Anti-vehicle barriers to be installed ahead of Festival
Security barriers are to be erected at Scotland's biggest arts festival in the wake of terrorist attacks in London and Manchester.
The measures will be introduced during the Edinburgh International Festival and Fringe to prevent vehicles being driven into pedestrians.
Police Scotland’s Edinburgh police division made the announcement on its Facebook page and says the barriers will be introduced over three weeks in August.
A police spokesman said: “Following recent attacks in London and Manchester, Police Scotland have been reviewing security arrangements for this year’s events with our partners, including the City of Edinburgh Council, the Royal Edinburgh Military Tattoo and Edinburgh International Festival/Fringe.
“Following this review, Police Scotland, in collaboration with the City of Edinburgh Council, submitted a request for the deployment of the national barrier asset (NBA) at certain city-centre locations for the duration of the festival and fringe.
“The NBA is a temporary deployed system including high security gates, portals and barriers which are designed to prevent hostile vehicle attacks on key or busy crowded place locations.”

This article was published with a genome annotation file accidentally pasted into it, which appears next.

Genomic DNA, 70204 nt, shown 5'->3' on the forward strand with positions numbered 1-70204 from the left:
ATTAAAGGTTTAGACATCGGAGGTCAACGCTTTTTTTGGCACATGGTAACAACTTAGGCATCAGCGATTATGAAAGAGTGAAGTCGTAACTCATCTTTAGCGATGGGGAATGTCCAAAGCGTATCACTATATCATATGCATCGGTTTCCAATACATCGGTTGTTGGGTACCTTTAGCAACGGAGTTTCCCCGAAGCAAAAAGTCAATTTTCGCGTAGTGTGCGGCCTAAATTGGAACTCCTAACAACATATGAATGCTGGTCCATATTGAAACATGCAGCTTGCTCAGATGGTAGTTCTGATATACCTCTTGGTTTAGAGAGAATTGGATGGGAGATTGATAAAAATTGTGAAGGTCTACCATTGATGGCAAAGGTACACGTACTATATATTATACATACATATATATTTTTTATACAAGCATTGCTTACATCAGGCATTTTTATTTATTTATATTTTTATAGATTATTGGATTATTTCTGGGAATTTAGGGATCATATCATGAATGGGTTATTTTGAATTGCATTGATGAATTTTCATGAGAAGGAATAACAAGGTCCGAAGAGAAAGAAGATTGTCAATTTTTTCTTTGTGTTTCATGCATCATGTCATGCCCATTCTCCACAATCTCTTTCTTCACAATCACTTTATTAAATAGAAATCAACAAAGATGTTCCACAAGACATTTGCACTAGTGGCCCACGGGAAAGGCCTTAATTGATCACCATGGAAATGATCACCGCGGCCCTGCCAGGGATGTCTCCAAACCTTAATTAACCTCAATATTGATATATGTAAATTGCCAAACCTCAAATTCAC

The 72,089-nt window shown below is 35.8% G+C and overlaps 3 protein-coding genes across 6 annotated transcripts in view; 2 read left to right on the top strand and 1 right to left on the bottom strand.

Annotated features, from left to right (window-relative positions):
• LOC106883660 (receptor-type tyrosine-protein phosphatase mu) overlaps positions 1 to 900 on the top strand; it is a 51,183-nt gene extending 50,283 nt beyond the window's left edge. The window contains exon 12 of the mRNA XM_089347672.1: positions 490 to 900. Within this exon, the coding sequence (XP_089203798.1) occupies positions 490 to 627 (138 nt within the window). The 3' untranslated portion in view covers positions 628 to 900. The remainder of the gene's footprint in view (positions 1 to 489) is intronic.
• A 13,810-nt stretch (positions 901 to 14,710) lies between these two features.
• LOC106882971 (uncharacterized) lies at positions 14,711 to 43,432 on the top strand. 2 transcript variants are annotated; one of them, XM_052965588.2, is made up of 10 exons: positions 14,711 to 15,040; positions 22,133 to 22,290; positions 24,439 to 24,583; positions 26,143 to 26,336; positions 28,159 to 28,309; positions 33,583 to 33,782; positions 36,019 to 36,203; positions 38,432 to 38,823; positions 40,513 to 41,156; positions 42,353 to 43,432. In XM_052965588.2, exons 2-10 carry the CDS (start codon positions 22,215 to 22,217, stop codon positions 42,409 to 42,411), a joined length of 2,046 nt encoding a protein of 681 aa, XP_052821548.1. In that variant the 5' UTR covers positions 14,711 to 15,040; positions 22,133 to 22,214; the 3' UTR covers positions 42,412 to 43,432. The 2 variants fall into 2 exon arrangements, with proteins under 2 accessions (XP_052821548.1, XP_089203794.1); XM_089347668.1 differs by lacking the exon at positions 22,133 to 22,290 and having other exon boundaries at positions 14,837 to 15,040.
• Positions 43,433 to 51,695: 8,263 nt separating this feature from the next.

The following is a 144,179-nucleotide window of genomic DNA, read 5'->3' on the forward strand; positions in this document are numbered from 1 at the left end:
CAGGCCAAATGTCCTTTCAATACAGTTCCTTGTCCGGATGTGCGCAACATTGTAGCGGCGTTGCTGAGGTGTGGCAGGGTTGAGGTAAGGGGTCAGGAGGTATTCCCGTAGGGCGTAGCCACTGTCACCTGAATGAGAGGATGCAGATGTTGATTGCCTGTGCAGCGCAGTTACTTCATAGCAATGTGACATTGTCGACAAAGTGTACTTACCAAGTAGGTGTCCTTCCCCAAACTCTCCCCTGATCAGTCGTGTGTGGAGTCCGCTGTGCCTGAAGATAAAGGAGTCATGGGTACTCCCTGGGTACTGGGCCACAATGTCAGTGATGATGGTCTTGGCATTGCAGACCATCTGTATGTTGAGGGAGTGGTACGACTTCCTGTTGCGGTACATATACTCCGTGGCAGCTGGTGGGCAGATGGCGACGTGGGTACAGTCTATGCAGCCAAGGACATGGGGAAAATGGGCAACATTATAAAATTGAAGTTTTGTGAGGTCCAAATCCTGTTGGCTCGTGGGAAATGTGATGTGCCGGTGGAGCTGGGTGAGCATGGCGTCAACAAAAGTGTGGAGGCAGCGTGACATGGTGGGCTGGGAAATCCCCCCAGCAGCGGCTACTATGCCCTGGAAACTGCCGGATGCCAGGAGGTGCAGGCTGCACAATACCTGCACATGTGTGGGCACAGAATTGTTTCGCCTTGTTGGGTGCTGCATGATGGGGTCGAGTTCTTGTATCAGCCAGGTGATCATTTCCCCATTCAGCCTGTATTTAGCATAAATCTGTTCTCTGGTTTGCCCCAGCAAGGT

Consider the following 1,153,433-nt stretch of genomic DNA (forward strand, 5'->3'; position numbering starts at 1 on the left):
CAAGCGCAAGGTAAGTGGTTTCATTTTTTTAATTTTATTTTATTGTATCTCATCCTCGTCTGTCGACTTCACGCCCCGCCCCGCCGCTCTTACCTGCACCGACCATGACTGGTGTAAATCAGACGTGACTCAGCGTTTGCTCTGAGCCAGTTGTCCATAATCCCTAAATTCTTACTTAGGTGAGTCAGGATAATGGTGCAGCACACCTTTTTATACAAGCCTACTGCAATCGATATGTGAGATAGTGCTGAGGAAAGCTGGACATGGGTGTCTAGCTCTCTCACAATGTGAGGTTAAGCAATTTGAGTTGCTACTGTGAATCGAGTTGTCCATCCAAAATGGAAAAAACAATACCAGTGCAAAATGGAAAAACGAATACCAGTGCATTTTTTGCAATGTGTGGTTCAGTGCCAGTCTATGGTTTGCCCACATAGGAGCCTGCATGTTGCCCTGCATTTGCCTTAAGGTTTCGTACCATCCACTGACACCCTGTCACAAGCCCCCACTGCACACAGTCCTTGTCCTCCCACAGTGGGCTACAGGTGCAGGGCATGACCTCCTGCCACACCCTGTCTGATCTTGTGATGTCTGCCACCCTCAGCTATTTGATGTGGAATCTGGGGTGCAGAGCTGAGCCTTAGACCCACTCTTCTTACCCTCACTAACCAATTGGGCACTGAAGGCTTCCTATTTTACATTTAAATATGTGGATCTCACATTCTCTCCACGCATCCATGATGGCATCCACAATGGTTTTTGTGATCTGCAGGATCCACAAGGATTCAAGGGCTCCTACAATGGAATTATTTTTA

The Edinburgh division said there was “no specific intelligence” to suggest this year’s events are at risk from a terrorist attack.
It added the threat to the UK from terrorism remains at “severe”, which means an attack is “highly likely”.
Security measures including high-security gates, portals and barriers will be put in place after a review of visitor numbers in the city.
The security barriers have been used at other major events in the UK including Wimbledon and the European Cup Final in Cardiff.
Their use in Edinburgh has been approved and will be funded by the UK Government.
Police Scotland added: “The NBA forms part of Police Scotland’s holistic security plan for this year’s event.
“It will help to keep people safe whilst attending events at Edinburgh Castle and the High Street in the event of vehicle as a weapon attacks, such as those seen at Westminster Bridge and Borough Market in London.”